How to Start a Fire In Your Backyard

By: Contributors  | 
A group of friends around a bonfire during winter.
Building a bonfire can be lots of fun but can also be catastrophic if done wrong. Heath Korvola / Getty Images

There's something so alluring about a warm fire, which is why starting one can be lots of fun for the whole family. You can tell ghost stories, sing campfire songs, and cook hot dogs and baked potatoes while sitting around a bonfire. If you're wondering how to start a fire in a controlled environment, you've come to the right place.

You may not own a log cabin, but you can bring that spark of warmth to any camping trip or get-together. In this article, we'll detail the step-by-step process of how to start a fire. Additionally, we'll share safety tips that can help you avoid a dangerous situation. Ready to get warm and toasty? Let's get started!


Tips for a Safe Fire Pit

If you're thinking you need to create friction between two smaller sticks and gently blow to achieve an open flame, you've been watching too much Castaway. Essentially, all you need to do is pile up some dry wood and tinder material in a safe place, and then light the wood with a match. But getting to that stage requires preparation and concentration.

First of all, it's important to choose the location of your fire carefully. You'll want to avoid any flammable materials, such as dry grass, dead trees, or overhanging branches, that could immediately ignite. The area should be sheltered from wind to prevent sparks from being blown around.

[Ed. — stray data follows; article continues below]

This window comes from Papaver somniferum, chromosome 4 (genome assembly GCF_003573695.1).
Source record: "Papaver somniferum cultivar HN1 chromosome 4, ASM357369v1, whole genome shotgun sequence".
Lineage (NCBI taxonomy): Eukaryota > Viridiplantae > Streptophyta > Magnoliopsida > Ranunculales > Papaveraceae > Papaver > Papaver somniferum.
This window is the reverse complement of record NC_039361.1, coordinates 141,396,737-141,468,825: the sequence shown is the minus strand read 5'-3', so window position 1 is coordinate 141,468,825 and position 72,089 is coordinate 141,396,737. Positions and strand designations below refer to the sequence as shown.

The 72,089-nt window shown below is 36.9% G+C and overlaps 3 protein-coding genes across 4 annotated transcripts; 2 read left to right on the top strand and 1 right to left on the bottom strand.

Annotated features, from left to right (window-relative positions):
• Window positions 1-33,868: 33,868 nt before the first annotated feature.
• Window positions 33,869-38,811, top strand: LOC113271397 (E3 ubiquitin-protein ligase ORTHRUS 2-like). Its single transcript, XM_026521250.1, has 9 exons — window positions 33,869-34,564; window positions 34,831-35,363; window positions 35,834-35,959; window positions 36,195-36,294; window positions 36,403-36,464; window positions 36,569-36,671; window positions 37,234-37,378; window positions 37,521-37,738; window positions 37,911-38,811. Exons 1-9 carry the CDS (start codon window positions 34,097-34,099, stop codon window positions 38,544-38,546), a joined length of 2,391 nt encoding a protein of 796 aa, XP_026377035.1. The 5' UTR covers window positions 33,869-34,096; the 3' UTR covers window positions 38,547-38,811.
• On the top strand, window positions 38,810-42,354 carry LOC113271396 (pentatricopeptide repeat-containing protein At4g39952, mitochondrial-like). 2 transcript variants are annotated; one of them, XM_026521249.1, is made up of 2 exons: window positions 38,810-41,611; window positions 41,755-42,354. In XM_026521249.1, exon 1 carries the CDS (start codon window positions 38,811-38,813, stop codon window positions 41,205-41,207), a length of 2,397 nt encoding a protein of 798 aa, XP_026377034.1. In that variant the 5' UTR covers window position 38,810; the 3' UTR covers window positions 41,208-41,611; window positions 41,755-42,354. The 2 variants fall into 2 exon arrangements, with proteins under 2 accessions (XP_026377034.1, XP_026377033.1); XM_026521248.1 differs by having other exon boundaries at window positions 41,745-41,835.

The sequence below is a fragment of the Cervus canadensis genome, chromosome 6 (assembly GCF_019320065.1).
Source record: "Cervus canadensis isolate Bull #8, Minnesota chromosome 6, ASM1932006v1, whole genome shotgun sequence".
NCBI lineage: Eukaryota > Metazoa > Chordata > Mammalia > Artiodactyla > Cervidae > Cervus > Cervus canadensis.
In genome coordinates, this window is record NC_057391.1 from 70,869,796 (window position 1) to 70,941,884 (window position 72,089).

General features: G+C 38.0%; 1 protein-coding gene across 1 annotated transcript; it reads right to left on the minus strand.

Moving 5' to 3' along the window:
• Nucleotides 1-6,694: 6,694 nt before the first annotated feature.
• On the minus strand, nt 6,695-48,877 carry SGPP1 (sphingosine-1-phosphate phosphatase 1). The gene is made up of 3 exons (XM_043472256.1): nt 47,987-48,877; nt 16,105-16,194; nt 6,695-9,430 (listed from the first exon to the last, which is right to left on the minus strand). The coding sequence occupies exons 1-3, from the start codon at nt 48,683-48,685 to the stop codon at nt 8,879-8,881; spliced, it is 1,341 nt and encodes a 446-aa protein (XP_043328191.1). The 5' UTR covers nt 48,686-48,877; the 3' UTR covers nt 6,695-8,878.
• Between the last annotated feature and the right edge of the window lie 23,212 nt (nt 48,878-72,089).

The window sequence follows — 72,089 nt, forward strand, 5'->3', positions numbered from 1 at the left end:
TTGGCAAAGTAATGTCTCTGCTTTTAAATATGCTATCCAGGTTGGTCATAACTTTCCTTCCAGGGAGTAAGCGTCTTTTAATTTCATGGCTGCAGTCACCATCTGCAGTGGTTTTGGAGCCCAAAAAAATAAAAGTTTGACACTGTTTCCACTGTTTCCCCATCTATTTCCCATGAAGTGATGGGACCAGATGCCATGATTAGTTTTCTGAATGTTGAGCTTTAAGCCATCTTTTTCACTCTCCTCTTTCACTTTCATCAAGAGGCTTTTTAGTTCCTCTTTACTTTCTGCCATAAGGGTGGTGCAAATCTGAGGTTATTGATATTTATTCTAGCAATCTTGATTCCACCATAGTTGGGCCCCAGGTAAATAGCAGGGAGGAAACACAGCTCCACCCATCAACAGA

It's also advisable to have a clear perimeter around the fire pit, ideally of non-combustible material like large rocks, dirt, or stone. Before you light the fire, ensure that you have a reliable method to extinguish it, such as a bucket of water, sand, or a fire extinguisher nearby.

Light Your Fire Responsibly

You may be tempted to use flammable liquids like gasoline or alcohol when starting a fire. However, doing so can result in rapid and uncontrollable flames. It's far safer to stick with designated fire starters or small kindling.

Once the fire is lit, never leave it unattended. That's how wildfires happen! Always supervise children and pets around the fire to prevent accidents. Keep the fire at a manageable size and avoid adding excessive amounts of wood, as large fires can quickly become uncontrollable.


When it's time to extinguish the fire, do so completely, ensuring that the embers are cold to the touch to prevent any risk of re-ignition. Remember, safety is paramount when dealing with open flames.

Make Sure You Know Your Local Rules

Before building a backyard bonfire you should:

  • Find out if you need a permit to build a bonfire, and get one if necessary.
  • Find out if bonfires are legal in your area, and if so, during what times of year.
  • Contact your local fire department to find out whether there are any requirements for the building of outdoor fires and whether they have any specific fire safety instructions for your area's landscaping [source: Ohio].


Checklist: Stones, Wood, and Pre Made Tinder

Some preparation is necessary before you light your match. Here's what you'll need for your bonfire:

  • Bricks and/or stones
  • A tinder pile (dry sticks, pine needles, bark, newspaper, etc)